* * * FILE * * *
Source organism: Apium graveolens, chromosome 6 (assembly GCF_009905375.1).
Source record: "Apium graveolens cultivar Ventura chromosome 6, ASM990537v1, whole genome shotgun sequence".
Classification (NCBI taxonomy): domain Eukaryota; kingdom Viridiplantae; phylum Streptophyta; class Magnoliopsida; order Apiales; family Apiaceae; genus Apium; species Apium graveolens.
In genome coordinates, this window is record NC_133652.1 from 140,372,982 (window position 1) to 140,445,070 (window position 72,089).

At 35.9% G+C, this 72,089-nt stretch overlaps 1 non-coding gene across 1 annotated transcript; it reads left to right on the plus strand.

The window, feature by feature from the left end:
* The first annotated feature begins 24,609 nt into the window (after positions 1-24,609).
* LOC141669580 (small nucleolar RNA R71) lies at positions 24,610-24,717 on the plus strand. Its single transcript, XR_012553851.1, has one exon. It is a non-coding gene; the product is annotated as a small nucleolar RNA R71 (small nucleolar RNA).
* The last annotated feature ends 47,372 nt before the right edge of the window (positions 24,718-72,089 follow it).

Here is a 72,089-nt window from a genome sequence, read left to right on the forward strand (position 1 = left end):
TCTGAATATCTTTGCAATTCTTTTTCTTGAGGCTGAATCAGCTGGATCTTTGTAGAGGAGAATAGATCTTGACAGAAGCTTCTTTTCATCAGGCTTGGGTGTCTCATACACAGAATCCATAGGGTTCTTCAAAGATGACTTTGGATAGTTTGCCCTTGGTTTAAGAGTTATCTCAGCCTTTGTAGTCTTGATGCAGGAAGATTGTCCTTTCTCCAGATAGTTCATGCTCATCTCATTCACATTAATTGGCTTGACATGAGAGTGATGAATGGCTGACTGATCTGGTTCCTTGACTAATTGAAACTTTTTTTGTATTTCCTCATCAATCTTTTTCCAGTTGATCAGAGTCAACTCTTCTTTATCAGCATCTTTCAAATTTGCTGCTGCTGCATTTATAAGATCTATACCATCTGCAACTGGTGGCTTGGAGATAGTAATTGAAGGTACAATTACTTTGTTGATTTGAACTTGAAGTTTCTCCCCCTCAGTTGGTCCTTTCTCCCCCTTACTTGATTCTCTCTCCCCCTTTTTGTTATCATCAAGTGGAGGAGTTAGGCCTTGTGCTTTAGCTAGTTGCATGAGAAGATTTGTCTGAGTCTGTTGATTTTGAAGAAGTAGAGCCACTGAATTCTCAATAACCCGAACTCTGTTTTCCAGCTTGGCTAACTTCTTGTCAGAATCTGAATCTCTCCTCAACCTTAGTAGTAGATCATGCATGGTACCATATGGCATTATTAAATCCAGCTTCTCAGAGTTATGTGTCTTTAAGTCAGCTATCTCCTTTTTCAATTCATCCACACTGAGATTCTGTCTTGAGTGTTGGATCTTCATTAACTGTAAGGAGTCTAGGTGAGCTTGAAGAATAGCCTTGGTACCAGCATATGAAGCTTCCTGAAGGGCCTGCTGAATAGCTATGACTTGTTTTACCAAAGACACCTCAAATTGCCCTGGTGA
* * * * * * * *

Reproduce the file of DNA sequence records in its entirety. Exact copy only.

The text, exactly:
Source organism: Apium graveolens, chromosome 6 (assembly GCF_009905375.1).
Source record: "Apium graveolens cultivar Ventura chromosome 6, ASM990537v1, whole genome shotgun sequence".
Classification (NCBI taxonomy): domain Eukaryota; kingdom Viridiplantae; phylum Streptophyta; class Magnoliopsida; order Apiales; family Apiaceae; genus Apium; species Apium graveolens.
In genome coordinates, this window is record NC_133652.1 from 140,372,982 (window position 1) to 140,445,070 (window position 72,089).

At 35.9% G+C, this 72,089-nt stretch overlaps 1 non-coding gene across 1 annotated transcript; it reads left to right on the plus strand.

The window, feature by feature from the left end:
* The first annotated feature begins 24,609 nt into the window (after positions 1-24,609).
* LOC141669580 (small nucleolar RNA R71) lies at positions 24,610-24,717 on the plus strand. Its single transcript, XR_012553851.1, has one exon. It is a non-coding gene; the product is annotated as a small nucleolar RNA R71 (small nucleolar RNA).
* The last annotated feature ends 47,372 nt before the right edge of the window (positions 24,718-72,089 follow it).

Here is a 72,089-nt window from a genome sequence, read left to right on the forward strand (position 1 = left end):
TCTGAATATCTTTGCAATTCTTTTTCTTGAGGCTGAATCAGCTGGATCTTTGTAGAGGAGAATAGATCTTGACAGAAGCTTCTTTTCATCAGGCTTGGGTGTCTCATACACAGAATCCATAGGGTTCTTCAAAGATGACTTTGGATAGTTTGCCCTTGGTTTAAGAGTTATCTCAGCCTTTGTAGTCTTGATGCAGGAAGATTGTCCTTTCTCCAGATAGTTCATGCTCATCTCATTCACATTAATTGGCTTGACATGAGAGTGATGAATGGCTGACTGATCTGGTTCCTTGACTAATTGAAACTTTTTTTGTATTTCCTCATCAATCTTTTTCCAGTTGATCAGAGTCAACTCTTCTTTATCAGCATCTTTCAAATTTGCTGCTGCTGCATTTATAAGATCTATACCATCTGCAACTGGTGGCTTGGAGATAGTAATTGAAGGTACAATTACTTTGTTGATTTGAACTTGAAGTTTCTCCCCCTCAGTTGGTCCTTTCTCCCCCTTACTTGATTCTCTCTCCCCCTTTTTGTTATCATCAAGTGGAGGAGTTAGGCCTTGTGCTTTAGCTAGTTGCATGAGAAGATTTGTCTGAGTCTGTTGATTTTGAAGAAGTAGAGCCACTGAATTCTCAATAACCCGAACTCTGTTTTCCAGCTTGGCTAACTTCTTGTCAGAATCTGAATCTCTCCTCAACCTTAGTAGTAGATCATGCATGGTACCATATGGCATTATTAAATCCAGCTTCTCAGAGTTATGTGTCTTTAAGTCAGCTATCTCCTTTTTCAATTCATCCACACTGAGATTCTGTCTTGAGTGTTGGATCTTCATTAACTGTAAGGAGTCTAGGTGAGCTTGAAGAATAGCCTTGGTACCAGCATATGAAGCTTCCTGAAGGGCCTGCTGAATAGCTATGACTTGTTTTACCAAAGACACCTCAAATTGCCCTGGTGA